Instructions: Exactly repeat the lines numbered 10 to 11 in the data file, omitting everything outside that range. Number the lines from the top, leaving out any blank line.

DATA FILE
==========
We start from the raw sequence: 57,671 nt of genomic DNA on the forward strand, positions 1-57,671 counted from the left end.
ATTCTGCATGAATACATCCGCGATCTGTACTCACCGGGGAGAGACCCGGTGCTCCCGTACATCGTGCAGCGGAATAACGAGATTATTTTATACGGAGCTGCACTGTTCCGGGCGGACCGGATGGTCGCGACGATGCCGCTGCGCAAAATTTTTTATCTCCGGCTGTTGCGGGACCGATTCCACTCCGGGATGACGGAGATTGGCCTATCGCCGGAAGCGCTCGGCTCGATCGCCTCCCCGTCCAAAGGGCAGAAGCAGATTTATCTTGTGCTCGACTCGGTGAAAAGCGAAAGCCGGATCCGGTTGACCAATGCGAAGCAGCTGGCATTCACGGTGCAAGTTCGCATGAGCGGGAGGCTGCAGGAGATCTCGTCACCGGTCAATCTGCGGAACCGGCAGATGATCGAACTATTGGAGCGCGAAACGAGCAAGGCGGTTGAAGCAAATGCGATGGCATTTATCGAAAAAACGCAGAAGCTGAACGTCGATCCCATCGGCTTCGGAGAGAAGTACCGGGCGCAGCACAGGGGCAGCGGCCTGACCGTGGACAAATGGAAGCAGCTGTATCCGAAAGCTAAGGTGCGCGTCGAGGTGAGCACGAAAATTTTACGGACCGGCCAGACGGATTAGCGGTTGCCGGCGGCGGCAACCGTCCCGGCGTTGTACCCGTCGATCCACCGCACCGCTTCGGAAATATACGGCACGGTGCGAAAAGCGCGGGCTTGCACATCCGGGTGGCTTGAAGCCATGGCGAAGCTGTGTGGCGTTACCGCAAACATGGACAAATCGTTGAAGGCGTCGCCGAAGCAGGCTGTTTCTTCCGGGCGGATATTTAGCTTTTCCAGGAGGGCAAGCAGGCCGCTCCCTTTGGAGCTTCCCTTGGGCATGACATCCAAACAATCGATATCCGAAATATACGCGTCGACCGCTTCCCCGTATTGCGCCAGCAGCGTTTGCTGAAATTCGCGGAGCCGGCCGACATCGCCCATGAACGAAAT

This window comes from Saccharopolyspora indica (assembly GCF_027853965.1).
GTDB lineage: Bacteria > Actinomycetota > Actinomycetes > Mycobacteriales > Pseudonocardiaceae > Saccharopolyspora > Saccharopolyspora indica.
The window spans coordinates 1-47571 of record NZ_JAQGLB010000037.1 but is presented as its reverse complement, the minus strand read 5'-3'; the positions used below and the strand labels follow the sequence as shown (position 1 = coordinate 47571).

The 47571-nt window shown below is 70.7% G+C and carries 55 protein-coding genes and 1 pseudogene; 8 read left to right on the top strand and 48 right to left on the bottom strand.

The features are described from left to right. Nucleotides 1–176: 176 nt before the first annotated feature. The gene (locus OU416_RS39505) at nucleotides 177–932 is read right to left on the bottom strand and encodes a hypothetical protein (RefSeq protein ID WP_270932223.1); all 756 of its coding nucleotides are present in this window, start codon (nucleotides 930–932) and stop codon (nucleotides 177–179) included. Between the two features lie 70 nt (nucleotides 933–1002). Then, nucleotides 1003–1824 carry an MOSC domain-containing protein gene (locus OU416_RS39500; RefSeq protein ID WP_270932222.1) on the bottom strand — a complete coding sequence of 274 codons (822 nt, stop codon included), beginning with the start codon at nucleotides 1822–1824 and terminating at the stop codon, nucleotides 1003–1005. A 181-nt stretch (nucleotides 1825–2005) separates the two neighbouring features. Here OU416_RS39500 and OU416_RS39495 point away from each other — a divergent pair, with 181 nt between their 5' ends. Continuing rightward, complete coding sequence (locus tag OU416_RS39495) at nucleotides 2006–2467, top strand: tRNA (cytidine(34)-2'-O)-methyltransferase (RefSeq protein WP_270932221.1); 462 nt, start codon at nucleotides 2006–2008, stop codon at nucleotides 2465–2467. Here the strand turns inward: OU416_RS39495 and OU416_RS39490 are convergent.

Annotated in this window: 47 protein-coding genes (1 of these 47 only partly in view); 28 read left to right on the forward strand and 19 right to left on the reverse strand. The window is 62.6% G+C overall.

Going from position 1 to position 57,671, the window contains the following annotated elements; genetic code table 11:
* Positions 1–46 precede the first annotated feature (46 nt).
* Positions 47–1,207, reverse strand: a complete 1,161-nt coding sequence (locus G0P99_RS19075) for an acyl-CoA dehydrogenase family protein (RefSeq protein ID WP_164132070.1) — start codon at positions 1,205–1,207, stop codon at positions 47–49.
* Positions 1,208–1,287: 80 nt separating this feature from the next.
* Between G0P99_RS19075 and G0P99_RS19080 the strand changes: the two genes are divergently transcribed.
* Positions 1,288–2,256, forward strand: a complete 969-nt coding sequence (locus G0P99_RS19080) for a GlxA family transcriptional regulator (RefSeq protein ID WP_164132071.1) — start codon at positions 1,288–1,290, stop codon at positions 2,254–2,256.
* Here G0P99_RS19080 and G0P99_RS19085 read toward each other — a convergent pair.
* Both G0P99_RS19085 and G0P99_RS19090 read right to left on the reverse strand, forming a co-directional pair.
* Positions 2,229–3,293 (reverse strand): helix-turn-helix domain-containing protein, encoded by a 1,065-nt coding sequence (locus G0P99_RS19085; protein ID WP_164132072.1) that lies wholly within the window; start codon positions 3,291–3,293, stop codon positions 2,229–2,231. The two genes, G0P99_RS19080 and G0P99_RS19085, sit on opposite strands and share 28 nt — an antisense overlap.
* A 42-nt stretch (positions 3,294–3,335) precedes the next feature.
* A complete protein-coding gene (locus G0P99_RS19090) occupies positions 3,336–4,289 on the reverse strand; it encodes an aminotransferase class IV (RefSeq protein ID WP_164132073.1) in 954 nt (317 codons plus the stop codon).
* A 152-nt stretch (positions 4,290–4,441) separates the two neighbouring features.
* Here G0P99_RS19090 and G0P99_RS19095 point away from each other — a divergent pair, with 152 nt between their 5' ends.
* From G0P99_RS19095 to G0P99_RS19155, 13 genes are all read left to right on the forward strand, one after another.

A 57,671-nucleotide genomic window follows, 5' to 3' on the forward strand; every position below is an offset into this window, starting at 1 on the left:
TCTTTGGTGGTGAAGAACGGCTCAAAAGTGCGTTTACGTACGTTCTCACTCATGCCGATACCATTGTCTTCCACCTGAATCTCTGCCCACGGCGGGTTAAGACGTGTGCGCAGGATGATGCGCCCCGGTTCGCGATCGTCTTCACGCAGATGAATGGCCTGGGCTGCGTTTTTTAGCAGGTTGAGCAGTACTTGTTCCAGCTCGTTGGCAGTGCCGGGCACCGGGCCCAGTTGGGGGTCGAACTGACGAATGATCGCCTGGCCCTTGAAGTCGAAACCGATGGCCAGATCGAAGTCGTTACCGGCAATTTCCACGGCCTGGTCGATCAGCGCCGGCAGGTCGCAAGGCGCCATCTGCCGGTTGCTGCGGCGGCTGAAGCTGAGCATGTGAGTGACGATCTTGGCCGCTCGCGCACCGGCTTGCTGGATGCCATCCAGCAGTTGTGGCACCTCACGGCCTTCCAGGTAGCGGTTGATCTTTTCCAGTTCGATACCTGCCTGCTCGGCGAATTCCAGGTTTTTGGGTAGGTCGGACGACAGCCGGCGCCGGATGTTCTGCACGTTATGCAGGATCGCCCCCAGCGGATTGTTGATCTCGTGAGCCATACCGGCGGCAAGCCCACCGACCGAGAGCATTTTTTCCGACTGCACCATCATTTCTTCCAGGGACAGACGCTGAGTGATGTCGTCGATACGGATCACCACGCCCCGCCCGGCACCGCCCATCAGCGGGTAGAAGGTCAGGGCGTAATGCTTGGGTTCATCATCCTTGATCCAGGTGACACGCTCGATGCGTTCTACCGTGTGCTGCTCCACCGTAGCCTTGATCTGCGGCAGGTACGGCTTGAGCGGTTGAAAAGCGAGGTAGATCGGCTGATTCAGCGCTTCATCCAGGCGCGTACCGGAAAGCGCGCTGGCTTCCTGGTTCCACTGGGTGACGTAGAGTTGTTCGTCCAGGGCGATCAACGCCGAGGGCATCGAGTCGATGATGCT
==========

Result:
* Positions 1–46 precede the first annotated feature (46 nt).
* Positions 47–1,207, reverse strand: a complete 1,161-nt coding sequence (locus G0P99_RS19075) for an acyl-CoA dehydrogenase family protein (RefSeq protein ID WP_164132070.1) — start codon at positions 1,205–1,207, stop codon at positions 47–49.